Clearview didn’t achieve the finish it wanted on the football field, but the Clippers did end their season on a positive note as they placed two players on the Division IV All-Ohio first team Tuesday night.
Seniors Chad Anderson and Quentin Horton were honored for offensive achievements that helped the Clippers earn a postseason berth after a 7-3 regular season. Clearview lost 72-0 to Ottawa-Glandorf in a regional quarterfinal.
“Those two guys are well-deserving,” Clippers coach Mike Collier said. “We preached team first and those kids were team-first players, so winning this award is great for them and the team. We’re very proud.”
Joining the Clippers on the All-Ohio first teams were Brookside junior Jake Morgan in Division III and Elyria Catholic sophomore Justin Taylor in Division IV. The
All-Ohio teams in Divisions V and VI — as well as the Mr. Football announcement — will be released today.
Anderson, the Northeast Lakes district’s offensive player of the year, ran for 1,544 yards and 16 touchdowns, and caught 12 passes for 60 yards. He showed his worth on both sides of the ball, racking up 102 tackles, 10 tackles for loss and a pair of interceptions at his linebacker position.
Anderson upgraded from his All-Ohio second-team selection as a junior, and joined brother Anthony Hitchens, who made the first team twice. Anderson’s other brothers — Zach and Tony Williams — also earned All-Ohio recognition during their Clearview careers, and father Brad was a Lombardi Award nominee while playing for the Clippers.
“It feels good to be right there with them,” Anderson said. “(First team) was definitely a goal this year. It was one of the reasons I worked so hard during the offseason.”
Anderson’s numbers go hand-in-hand with Horton’s contributions to the team. The lineman was the top-graded blocker and anchored the line that helped Clearview roll up 2,000 rushing yards, 1,642 passing yards and score 276 points.
“This was something I had been thinking about since junior high,” Horton said. “It was a surprise, but I felt I had the work ethic to accomplish something like this.”
Both players brought up the fact that they were the first two at the school during the summer months.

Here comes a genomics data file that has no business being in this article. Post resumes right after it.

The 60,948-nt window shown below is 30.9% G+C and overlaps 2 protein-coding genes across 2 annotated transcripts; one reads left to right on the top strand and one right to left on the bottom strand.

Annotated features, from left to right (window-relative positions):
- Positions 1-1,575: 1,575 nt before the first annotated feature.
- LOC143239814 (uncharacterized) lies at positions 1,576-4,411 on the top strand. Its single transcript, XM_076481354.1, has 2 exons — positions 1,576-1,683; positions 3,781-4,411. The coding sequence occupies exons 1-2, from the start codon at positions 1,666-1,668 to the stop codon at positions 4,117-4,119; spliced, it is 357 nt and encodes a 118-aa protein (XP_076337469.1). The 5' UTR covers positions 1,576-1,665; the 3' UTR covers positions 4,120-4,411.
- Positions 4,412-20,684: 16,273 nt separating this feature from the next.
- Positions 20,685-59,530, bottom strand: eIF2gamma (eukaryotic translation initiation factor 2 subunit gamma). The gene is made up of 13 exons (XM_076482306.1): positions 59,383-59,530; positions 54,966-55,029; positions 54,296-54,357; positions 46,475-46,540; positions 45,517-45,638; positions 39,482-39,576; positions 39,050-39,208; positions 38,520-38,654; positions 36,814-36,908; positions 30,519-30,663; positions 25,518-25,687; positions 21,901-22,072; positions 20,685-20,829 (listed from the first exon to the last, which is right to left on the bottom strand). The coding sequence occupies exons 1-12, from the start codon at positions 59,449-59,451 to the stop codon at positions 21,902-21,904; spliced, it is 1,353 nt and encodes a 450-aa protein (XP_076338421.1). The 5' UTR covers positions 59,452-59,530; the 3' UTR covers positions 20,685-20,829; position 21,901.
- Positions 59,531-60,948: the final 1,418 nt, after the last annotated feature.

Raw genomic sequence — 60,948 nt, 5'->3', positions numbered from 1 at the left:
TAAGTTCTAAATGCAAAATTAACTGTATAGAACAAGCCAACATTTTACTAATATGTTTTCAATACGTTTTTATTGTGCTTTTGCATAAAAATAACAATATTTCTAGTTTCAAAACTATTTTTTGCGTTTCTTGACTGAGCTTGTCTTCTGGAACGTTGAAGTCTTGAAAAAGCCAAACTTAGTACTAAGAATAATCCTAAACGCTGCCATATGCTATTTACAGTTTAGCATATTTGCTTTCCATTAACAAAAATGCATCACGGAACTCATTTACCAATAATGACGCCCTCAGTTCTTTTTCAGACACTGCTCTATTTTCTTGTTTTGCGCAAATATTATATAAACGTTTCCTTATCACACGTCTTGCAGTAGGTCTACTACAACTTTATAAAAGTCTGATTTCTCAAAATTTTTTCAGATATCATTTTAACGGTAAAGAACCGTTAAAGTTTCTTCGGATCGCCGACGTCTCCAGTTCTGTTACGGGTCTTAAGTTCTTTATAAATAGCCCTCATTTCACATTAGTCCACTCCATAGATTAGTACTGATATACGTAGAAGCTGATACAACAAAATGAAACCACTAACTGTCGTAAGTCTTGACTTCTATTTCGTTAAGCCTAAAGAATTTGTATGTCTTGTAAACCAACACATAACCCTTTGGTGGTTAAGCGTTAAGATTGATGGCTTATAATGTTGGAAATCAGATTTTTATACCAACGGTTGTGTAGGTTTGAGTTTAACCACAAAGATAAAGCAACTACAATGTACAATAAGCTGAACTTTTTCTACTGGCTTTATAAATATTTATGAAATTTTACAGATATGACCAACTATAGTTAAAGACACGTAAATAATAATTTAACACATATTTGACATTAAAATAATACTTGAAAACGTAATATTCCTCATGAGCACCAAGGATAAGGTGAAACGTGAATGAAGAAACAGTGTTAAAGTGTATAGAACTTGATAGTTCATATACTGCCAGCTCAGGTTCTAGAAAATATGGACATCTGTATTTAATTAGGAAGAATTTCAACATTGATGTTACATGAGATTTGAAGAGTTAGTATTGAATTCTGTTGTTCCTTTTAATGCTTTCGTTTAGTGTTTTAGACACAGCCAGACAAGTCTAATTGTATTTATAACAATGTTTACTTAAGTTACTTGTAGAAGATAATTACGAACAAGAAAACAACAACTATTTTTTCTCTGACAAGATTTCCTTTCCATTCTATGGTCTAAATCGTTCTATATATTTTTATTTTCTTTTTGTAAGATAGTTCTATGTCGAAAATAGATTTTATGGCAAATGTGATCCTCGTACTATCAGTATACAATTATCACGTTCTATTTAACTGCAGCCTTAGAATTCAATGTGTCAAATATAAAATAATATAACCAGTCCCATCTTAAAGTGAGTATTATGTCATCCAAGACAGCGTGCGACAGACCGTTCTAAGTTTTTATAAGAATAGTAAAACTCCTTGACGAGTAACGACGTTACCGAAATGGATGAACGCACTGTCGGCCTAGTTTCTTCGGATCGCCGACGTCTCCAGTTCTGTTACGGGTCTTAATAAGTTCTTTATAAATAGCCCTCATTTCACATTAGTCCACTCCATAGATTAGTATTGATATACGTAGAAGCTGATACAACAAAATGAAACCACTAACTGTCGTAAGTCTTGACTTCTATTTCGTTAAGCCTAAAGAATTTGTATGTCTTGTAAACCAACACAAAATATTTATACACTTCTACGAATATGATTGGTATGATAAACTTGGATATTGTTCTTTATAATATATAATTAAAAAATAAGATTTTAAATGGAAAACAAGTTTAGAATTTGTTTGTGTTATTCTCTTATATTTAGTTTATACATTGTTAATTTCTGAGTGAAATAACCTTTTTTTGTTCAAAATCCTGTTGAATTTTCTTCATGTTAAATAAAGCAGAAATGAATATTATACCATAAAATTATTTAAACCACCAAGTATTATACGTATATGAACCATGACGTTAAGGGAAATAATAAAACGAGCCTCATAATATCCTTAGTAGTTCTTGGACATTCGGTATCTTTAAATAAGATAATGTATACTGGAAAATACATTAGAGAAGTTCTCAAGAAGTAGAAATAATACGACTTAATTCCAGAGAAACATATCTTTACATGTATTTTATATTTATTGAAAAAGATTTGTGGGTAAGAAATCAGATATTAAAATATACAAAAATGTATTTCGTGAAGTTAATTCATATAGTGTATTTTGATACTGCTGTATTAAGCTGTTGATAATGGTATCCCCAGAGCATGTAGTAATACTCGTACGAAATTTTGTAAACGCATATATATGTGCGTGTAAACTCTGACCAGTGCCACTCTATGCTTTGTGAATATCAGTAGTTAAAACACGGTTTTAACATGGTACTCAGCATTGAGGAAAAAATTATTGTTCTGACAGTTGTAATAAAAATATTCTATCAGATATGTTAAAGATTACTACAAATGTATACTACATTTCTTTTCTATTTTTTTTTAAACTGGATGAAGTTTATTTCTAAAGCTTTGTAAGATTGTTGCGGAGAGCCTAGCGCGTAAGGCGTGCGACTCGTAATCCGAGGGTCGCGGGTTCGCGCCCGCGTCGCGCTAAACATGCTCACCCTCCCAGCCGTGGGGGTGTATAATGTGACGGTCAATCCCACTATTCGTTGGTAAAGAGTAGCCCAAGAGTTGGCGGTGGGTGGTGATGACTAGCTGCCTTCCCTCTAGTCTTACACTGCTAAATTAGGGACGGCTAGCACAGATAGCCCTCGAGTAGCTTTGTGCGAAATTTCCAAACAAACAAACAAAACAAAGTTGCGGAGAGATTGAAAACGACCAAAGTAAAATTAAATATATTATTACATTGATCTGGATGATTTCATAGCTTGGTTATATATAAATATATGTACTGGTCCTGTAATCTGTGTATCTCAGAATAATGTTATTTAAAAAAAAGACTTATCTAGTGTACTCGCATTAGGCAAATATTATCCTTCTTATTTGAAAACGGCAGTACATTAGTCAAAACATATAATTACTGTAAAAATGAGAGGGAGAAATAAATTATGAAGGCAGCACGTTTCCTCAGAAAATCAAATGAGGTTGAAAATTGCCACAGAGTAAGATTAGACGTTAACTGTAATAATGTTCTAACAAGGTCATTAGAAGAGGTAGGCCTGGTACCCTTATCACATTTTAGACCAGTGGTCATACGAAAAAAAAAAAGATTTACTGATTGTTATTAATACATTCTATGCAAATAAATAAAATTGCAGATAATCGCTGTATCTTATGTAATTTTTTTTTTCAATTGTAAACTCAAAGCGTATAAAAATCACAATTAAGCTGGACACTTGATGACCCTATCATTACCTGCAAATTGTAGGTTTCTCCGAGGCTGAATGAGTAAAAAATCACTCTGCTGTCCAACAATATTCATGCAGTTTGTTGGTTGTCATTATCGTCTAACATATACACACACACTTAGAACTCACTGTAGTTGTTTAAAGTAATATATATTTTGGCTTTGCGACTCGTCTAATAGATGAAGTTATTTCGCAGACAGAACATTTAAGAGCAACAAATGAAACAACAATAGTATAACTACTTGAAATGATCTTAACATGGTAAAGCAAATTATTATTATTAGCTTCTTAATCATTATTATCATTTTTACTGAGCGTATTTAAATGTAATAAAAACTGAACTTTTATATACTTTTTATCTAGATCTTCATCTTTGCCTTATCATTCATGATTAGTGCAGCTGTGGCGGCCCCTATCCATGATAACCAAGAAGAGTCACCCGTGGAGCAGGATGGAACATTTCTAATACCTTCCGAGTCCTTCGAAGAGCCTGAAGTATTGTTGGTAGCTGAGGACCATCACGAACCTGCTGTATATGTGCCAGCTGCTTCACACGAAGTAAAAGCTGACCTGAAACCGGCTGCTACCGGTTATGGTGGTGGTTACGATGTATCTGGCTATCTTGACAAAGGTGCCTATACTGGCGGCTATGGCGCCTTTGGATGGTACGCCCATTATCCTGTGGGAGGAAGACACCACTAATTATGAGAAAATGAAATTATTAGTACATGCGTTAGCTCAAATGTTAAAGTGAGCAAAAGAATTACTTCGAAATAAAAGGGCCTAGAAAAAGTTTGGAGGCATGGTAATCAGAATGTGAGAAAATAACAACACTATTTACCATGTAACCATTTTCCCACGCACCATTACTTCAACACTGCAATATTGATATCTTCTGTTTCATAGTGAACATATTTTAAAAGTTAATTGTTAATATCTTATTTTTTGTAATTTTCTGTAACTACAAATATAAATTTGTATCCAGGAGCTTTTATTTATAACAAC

“We’d get there about 5 in the morning,” Horton said. “We’d run around the track a little while, do pushups … all the extra work we knew we’d need to be successful this year.”
Success was hard to find for Morgan’s Cardinals, who went 0-10 this season, but that meant Morgan’s leg was needed more than ever.
“We did punt a lot this season,” Cardinals coach Thom Liesicki said. “But he was a weapon for us as a punter. He had three (of 44) punts that went over 60 yards and he had eight that landed inside the 20 … and he did it all on the run because we do a rugby-style punt, which makes it even more difficult.”
Morgan also ran 129 times for 818 yards and seven touchdowns on offense, and finished with 91 tackles, two forced fumbles and an interception on defense. He stepped in at punter when Brandon Bellman, who was an All-Ohio third-team pick at the spot last season, tore his ACL last spring.
“When he got hurt, I knew I had to step it up,” Morgan said. “He’s so talented, so I stayed out a lot after practices working on my kicking.”
Brookside will be faced with the dilemma of having two All-Ohio punters next season. Morgan said he expects to rotate kicks with Bellman, but also believes having two All-Ohio players on the roster will be the spark the program needs to turn things around.
“Everyone was saying that we had a bad season,” Morgan said. “But I do think this will be the boost the team needs mentally for next year.”
Anyone who watched the Panthers play this season shouldn’t be surprised at Taylor’s selection. He ran 125 times for 983 yards — 7.8 yards per carry — and eight touchdowns, and caught 26 receptions for 281 yards and four more scores. The numbers weren’t as gaudy as they could have been as Taylor was often pulled from the game early in the second half and twice by halftime.
“He’s a dynamic, special player,” Panthers coach Mike Polevacik said. “Once we lost (quarterback) Jeremy (Holley), everyone knew we were going with Justin … and he was still effective. He still put up some really big numbers.”
Future opponents have to be worried, especially since Taylor said he felt he could have had a lot better season and he’s shooting for 1,500 rushing yards next year.
“It was a good year, but this (award) took me by surprise,” he said. “If I can do this as a sophomore, I can’t wait to see what I can do during my junior and senior years.”